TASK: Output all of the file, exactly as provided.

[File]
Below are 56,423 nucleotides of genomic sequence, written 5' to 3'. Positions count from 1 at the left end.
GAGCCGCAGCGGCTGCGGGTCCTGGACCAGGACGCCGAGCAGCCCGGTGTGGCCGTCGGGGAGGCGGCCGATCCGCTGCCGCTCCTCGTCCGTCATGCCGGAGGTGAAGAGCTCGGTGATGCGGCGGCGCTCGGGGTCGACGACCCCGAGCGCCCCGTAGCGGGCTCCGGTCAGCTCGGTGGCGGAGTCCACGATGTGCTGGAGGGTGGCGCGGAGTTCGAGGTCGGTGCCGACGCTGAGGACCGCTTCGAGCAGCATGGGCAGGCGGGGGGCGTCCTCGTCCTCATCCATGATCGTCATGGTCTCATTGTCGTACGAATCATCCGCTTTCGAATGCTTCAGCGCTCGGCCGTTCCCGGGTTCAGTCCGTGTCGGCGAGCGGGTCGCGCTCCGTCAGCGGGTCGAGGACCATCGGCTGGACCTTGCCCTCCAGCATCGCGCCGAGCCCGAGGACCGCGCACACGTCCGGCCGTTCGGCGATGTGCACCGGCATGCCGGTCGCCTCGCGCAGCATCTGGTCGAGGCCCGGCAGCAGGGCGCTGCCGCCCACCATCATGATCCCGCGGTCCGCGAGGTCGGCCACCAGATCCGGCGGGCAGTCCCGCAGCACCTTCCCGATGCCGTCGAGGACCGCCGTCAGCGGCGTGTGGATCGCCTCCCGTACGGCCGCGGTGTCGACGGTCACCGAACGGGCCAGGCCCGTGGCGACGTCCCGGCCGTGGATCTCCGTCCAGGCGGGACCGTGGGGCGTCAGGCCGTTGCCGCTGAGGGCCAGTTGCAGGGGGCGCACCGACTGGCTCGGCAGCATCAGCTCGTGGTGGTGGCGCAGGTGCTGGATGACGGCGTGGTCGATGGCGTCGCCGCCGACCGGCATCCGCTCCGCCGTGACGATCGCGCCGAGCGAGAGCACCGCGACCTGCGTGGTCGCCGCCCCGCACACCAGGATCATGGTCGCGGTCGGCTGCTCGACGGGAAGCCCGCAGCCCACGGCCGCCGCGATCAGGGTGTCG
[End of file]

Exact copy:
Below are 56,423 nucleotides of genomic sequence, written 5' to 3'. Positions count from 1 at the left end.
GAGCCGCAGCGGCTGCGGGTCCTGGACCAGGACGCCGAGCAGCCCGGTGTGGCCGTCGGGGAGGCGGCCGATCCGCTGCCGCTCCTCGTCCGTCATGCCGGAGGTGAAGAGCTCGGTGATGCGGCGGCGCTCGGGGTCGACGACCCCGAGCGCCCCGTAGCGGGCTCCGGTCAGCTCGGTGGCGGAGTCCACGATGTGCTGGAGGGTGGCGCGGAGTTCGAGGTCGGTGCCGACGCTGAGGACCGCTTCGAGCAGCATGGGCAGGCGGGGGGCGTCCTCGTCCTCATCCATGATCGTCATGGTCTCATTGTCGTACGAATCATCCGCTTTCGAATGCTTCAGCGCTCGGCCGTTCCCGGGTTCAGTCCGTGTCGGCGAGCGGGTCGCGCTCCGTCAGCGGGTCGAGGACCATCGGCTGGACCTTGCCCTCCAGCATCGCGCCGAGCCCGAGGACCGCGCACACGTCCGGCCGTTCGGCGATGTGCACCGGCATGCCGGTCGCCTCGCGCAGCATCTGGTCGAGGCCCGGCAGCAGGGCGCTGCCGCCCACCATCATGATCCCGCGGTCCGCGAGGTCGGCCACCAGATCCGGCGGGCAGTCCCGCAGCACCTTCCCGATGCCGTCGAGGACCGCCGTCAGCGGCGTGTGGATCGCCTCCCGTACGGCCGCGGTGTCGACGGTCACCGAACGGGCCAGGCCCGTGGCGACGTCCCGGCCGTGGATCTCCGTCCAGGCGGGACCGTGGGGCGTCAGGCCGTTGCCGCTGAGGGCCAGTTGCAGGGGGCGCACCGACTGGCTCGGCAGCATCAGCTCGTGGTGGTGGCGCAGGTGCTGGATGACGGCGTGGTCGATGGCGTCGCCGCCGACCGGCATCCGCTCCGCCGTGACGATCGCGCCGAGCGAGAGCACCGCGACCTGCGTGGTCGCCGCCCCGCACACCAGGATCATGGTCGCGGTCGGCTGCTCGACGGGAAGCCCGCAGCCCACGGCCGCCGCGATCAGGGTGTCG